I maybe said it before, but that was never fair! She was always tall, always, even back when we were kids.

Right, so Joe was on first; he lived in Key West, too. Then the bus would go and pick up another fifteen kids, going out to Sullivan before circling North to Tabor, Sherack, and Keystone before heading to the school. In all, it was about a 70-minute ride for us, which meant we were on the bus from 7:08 (yes, I remember precisely) so we’d be to school in time for the 8:30am start.

The plus side, though, is it gave us plenty of time to play and have fun with the other kids. We got to know them all, of course, and since we were early on/late off, we had ‘seniority’ on the bus. Which meant, silly as it sounds, that the other kids wanted to hang with us simply because we were there first.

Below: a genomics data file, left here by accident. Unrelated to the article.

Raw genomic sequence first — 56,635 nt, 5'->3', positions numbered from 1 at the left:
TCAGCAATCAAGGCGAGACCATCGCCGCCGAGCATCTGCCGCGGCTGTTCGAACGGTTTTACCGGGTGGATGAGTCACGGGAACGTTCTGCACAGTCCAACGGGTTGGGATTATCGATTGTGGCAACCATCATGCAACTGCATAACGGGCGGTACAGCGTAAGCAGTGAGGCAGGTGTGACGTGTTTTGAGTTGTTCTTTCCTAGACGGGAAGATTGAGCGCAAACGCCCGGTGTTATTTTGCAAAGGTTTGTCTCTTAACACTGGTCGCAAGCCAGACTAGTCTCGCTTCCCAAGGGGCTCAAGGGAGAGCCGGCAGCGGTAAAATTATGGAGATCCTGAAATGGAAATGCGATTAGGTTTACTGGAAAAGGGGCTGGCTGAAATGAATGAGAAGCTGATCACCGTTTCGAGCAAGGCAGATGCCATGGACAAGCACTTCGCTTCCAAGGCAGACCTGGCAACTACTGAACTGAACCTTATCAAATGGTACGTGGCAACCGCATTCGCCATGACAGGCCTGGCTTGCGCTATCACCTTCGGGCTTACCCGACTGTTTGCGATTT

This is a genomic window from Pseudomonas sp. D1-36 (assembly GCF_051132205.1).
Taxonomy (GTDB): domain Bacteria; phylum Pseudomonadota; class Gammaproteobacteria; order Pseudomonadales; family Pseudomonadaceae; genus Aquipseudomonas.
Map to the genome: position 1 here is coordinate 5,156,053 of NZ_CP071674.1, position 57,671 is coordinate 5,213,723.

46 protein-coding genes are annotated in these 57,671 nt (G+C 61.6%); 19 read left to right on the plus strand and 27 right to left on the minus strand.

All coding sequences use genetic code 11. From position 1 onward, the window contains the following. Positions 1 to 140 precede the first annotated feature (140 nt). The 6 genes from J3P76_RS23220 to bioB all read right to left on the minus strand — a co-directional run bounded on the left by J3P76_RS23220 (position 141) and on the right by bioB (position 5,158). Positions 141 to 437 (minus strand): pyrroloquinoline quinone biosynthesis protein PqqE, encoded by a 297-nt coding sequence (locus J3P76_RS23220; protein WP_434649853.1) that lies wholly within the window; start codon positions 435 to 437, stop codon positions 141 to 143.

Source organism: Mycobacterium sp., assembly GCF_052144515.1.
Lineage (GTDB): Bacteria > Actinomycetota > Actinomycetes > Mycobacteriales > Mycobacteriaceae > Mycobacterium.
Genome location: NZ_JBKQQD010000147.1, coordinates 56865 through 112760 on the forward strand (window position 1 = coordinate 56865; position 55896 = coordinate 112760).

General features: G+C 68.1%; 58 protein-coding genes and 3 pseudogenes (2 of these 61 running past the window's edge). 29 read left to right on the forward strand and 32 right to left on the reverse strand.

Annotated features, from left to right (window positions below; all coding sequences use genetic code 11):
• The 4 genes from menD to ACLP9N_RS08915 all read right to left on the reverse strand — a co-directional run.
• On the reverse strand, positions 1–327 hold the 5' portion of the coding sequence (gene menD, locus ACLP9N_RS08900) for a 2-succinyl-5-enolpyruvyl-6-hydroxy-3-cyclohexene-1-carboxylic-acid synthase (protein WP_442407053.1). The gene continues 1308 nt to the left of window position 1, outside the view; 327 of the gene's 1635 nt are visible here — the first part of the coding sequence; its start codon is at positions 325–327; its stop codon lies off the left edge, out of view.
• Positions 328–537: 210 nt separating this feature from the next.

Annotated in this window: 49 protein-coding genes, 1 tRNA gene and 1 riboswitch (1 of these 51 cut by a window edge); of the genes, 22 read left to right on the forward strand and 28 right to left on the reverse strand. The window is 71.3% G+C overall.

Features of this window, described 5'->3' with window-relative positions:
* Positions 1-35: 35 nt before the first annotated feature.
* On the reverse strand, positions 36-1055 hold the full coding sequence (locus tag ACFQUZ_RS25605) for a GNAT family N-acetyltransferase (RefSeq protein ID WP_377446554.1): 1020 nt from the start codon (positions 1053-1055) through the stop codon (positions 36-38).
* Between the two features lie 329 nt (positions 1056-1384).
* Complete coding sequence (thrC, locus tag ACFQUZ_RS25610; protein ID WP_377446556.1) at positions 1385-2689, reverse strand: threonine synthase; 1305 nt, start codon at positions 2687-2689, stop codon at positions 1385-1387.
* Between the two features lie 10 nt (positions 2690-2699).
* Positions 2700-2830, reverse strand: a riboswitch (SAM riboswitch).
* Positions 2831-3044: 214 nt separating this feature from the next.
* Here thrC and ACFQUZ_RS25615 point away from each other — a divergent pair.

Hey, I don’t make the rules!

Anyways, after about a week, we’re riding home one day and we decide it would be a good idea to start playing ‘tag’ on the bus.

Wait.

I have to explain about our buses, don’t I?

Well, they’re still yellow. Somehow that’s stayed the official ‘bus color’, even by the late 21st Century, but the design is changed.

See, by the middle of the Century the profession of Bus Driver had gotten so hazardous the entire design was re-thought to isolate the driver from the students. Now, you might think that foolish to do with five- and six-year-olds, but the design was for all buses, no matter who was using them. It was too much of a challenge, I guess, to have a design for the kids who weren’t going to be a threat and another for bigger, more risky kids.

Add to that the transition to all-electric vehicles and you got a bus with the driver up front, in a totally isolated cab. It didn’t even have a door to get from the cab into the seating area; if the driver needed to do that, they had to stop, get out, and come around to one of the doors.